Feast of St. Polycarp

February 23, 2008

Letter to the Philippians (c.130-155)
St. Polycarp (Harvard University Press, 1952; trans. Lake)
24 p. First reading.

St. Polycarp was bishop of Smyrna in the first half of the second century. According to contemporary sources, he had in his youth known St. John the Beloved, and, as I learned a few months ago, he was a correspondent of St. Ignatius of Antioch. As a follow-up to my reading of the letters of St. Ignatius, and aware that today is the feast of St. Polycarp, I turned to this short epistle.

The letter was written in response to a request from the church at Philippi. They were compiling a collection of the letters of St. Ignatius, and wanted the church at Smyrna to send any pertinent material in its possession. Polycarp granted their request, and wrote this letter to accompany the documents he was sending.

The surviving correspondence between the early Christian churches is important not only because of the insight it gives us into doctrinal development. The letters also, by their mere existence, make clear that the early churches, though they were scattered geographically, regarded themselves as a unity, sharing common teachings and traditions, and concerned for one another’s well being.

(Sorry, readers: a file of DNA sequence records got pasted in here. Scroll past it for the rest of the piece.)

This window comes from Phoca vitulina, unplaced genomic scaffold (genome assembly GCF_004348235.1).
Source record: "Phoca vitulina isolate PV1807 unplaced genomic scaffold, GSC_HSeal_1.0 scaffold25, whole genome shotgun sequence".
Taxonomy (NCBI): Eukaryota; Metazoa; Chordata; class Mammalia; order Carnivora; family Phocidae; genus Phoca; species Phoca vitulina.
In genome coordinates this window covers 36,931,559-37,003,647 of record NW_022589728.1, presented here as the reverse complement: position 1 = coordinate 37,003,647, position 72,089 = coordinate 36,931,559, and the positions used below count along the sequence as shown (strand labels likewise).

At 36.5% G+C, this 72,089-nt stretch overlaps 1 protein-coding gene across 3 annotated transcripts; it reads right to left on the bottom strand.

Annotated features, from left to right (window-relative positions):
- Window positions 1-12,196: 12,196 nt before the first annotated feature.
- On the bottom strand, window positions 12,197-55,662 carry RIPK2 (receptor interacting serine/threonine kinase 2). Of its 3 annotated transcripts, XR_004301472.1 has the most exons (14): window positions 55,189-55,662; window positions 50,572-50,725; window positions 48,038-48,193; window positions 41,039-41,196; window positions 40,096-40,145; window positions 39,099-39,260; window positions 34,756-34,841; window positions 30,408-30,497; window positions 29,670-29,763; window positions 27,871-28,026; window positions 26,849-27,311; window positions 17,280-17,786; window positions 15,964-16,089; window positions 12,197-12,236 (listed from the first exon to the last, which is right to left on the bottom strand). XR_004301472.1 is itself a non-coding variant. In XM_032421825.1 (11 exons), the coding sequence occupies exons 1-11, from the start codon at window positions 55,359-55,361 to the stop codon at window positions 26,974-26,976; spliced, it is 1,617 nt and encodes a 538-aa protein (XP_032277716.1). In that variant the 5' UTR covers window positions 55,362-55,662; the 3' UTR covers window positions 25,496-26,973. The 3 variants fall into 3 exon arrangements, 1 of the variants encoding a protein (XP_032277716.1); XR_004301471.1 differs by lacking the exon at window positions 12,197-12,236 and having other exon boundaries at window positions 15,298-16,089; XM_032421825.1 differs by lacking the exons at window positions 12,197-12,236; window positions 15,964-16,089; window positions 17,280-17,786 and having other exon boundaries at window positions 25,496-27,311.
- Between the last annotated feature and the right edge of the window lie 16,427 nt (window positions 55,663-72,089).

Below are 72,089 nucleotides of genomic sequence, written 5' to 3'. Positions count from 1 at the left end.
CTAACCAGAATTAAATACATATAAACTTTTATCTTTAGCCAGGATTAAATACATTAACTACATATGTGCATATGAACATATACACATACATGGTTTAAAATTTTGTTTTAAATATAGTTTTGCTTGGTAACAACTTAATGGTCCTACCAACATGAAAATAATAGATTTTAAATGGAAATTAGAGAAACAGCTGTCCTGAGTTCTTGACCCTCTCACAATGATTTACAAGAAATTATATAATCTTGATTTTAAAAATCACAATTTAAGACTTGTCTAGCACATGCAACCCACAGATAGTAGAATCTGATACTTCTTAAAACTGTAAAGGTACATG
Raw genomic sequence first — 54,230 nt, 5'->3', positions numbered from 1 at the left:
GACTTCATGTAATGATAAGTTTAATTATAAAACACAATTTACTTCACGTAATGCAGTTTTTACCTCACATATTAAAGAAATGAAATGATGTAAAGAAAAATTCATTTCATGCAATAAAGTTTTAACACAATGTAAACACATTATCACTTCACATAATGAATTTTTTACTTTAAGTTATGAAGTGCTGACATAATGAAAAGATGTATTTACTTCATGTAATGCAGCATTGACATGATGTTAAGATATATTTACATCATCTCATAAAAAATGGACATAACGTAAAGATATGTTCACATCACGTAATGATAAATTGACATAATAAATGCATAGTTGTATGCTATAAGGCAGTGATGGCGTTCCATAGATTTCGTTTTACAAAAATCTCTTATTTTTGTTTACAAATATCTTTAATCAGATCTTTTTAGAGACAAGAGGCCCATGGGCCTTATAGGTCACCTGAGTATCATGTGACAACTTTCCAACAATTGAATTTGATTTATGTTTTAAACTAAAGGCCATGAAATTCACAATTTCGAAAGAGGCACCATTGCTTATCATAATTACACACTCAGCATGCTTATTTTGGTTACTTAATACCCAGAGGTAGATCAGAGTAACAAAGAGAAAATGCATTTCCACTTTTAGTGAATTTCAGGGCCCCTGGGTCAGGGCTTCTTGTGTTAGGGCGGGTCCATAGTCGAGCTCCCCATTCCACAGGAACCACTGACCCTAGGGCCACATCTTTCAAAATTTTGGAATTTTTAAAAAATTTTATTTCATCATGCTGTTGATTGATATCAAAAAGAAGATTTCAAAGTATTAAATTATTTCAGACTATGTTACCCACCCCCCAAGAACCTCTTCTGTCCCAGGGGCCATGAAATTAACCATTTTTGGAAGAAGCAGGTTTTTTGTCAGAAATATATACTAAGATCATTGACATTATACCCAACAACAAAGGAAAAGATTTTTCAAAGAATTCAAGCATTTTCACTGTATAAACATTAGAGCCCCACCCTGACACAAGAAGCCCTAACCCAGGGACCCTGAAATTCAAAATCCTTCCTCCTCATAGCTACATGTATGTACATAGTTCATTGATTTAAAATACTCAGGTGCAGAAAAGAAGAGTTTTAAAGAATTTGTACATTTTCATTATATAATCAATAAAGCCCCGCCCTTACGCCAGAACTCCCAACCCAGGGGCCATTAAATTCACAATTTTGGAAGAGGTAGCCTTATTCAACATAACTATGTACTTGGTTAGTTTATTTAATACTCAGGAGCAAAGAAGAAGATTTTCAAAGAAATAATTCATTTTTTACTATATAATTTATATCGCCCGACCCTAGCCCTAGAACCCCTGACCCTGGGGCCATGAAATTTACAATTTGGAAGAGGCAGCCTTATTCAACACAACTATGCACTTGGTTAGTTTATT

Thus the greater part of St. Polycarp’s letter to the church at Philippi simply intends to encourage them to live virtuously, especially the deacons and presbyters, who should lead by example. He warns them against false teachers, “the first-born of Satan”, who would tempt them from fidelity to God’s revelation (consisting, says Polycarp, in the doctrines of Incarnation, Crucifixion, Resurrection, and Judgment). The text is bursting with references to and quotations from Scripture, especially from the Gospels and the letters of St. Paul.

St. Polycarp was martyred in the year 155, at the age of 86. An account of his death is preserved for us in the Martyrdom of Polycarp.

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